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is a viral infection that can cause rash, cough, runny nose, eye irritation, and fever. It can lead to ear infection, pneumonia, seizures, brain damage, and death.
is a viral infection that can result in fever, headache, muscle pain, loss of appetite, and swollen glands. It can lead to deafness, infection of the brain and spinal cord covering, painful swelling of the testicles or ovaries, and sterility.
is a viral infection that can can result in a rash, mild fever, or
arthritis. Pregnant women who have rubella are at increased risk for
miscarriage. Their babies may be born with severe birth defects.
with few exceptions
should receive the vaccine two times:
4-6 years (school entry)—can be given earlier, but the two doses must be separated by at least four weeks
The vaccine can also be given to infants younger than 12 months who will be traveling internationally. These infants should also get the two routine shots at ages 12-15 months and 4-6 years.
Adults born after 1956 who have not been previously vaccinated may need
at least one
dose. Talk with your doctor if you were not previously vaccinated.
What Are the Risks Associated With the MMR Vaccine? TOP
The majority of people who get the vaccine do not have any side effects. The most common side effects are a fever and a rash 1-2 weeks after vaccination. Redness and swelling at the injection site may occur. Rare complications include:
In some cases, the vaccine should be delayed, such as:
People who are very sick
Women who are planning to become pregnant or those who are pregnant
Most children and teens should receive their vaccinations on schedule. However, certain groups should not be vaccinated:
People with immune system disorders—If you have
and are doing well, you should consider getting the vaccine. Measles can be fatal if you have HIV.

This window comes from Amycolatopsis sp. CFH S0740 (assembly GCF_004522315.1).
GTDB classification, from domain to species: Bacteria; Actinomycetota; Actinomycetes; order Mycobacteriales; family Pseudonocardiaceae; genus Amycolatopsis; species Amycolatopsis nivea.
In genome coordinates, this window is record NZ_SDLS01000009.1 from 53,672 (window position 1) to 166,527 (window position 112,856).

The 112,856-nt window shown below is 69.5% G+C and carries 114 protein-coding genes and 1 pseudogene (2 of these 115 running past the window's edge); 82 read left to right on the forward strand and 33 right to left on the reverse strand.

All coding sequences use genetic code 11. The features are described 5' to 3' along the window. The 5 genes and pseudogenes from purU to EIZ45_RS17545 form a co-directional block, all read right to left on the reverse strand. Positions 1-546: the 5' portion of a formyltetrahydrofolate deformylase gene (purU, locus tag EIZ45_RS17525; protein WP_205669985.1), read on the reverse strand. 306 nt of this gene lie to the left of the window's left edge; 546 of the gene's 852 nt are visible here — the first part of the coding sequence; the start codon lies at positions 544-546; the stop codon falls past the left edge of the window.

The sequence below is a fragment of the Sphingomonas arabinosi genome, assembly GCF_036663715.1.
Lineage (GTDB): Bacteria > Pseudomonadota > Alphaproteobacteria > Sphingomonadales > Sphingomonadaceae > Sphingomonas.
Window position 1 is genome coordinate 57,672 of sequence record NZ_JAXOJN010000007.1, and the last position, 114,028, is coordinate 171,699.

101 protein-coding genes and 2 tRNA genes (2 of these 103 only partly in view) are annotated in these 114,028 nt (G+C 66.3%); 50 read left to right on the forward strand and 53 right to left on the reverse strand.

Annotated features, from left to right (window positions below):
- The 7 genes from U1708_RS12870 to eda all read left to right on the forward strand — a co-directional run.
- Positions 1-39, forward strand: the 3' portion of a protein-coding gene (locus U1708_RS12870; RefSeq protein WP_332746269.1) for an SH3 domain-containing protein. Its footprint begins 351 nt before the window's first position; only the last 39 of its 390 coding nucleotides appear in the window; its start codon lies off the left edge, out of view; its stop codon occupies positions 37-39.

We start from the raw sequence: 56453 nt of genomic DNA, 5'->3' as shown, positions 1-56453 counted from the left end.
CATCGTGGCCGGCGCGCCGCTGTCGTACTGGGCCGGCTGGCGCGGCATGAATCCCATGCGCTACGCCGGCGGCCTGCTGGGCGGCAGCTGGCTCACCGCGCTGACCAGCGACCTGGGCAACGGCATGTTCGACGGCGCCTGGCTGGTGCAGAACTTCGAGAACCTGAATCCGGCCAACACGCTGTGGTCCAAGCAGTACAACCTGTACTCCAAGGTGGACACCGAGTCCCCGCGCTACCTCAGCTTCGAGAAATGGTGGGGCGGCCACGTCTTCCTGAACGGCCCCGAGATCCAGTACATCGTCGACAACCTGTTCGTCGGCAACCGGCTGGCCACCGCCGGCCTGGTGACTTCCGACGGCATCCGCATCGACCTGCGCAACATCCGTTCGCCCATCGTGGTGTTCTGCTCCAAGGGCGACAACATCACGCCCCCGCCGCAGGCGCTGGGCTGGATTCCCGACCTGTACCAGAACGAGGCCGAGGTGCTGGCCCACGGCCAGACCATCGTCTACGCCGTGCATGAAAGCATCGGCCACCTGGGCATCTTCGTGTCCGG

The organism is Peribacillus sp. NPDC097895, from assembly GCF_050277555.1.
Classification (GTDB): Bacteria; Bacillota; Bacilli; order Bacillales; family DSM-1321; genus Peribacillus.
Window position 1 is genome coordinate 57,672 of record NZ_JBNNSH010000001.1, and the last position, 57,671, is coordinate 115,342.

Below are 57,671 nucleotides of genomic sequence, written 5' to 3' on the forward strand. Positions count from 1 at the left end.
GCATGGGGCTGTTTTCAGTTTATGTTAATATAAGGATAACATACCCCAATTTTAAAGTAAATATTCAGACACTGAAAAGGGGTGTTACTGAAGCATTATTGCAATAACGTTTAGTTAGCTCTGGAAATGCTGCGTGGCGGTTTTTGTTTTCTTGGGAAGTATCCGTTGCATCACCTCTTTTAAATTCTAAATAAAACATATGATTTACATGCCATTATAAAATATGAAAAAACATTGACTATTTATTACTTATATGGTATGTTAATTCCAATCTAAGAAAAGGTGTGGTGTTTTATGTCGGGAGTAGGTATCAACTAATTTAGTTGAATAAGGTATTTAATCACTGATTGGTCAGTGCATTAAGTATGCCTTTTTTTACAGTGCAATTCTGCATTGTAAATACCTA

People being treated with drugs that affect the immune system.
People who have cancer or are being treated for cancer with radiation or drugs.
People with a low platelet count should talk to their doctor about whether to get the vaccine.
People who have received another vaccine within the past 4 weeks.
People who have had a recent transfusion or who have received other blood products should talk to their doctor about whether to get the vaccine.
Pregnant women—Avoid becoming pregnant for at least 1 month after getting the vaccine.
Previous severe allergic reaction to the vaccine or its components.
What Other Ways Can Measles, Mumps, and Rubella
Be Prevented? TOP
If you have measles, mumps, or rubella, you should be isolated to stop the virus from spreading by staying at home until the virus is over. Notify others you have been in contact with that they may have been exposed to the virus.
Measles, mumps, and rubella: vaccine use and strategies for elimination of measles, rubella, and congenital rubella syndrome and control of mumps: recommendations of the Advisory Committee on Immunization Practices (ACIP). Centers for Disease Control and Prevention, MMWR website. Available at: ...(Click grey area to select URL) Published May 22, 1998. Accessed August 27, 2014.
Measles, mumps, and rubella vaccine. EBSCO DynaMed website. Available at: ...(Click grey area to select URL) Updated April 28, 2014. Accessed August 27, 2014.
MMR vaccine: What you need to know. Centers for Disease Control and Prevention website. Available at: ...(Click grey area to select URL) Updated April 20, 2012. Accessed August 27, 2014.
5/27/2011 DynaMed's Systematic Literature Surveillance ...(Click grey area to select URL) Centers for Disease Control and Prevention (CDC). Measles—United States, January—May 20, 2011. MMWR Morb Mortal Wkly Rep. 2011;60(20):666-668.
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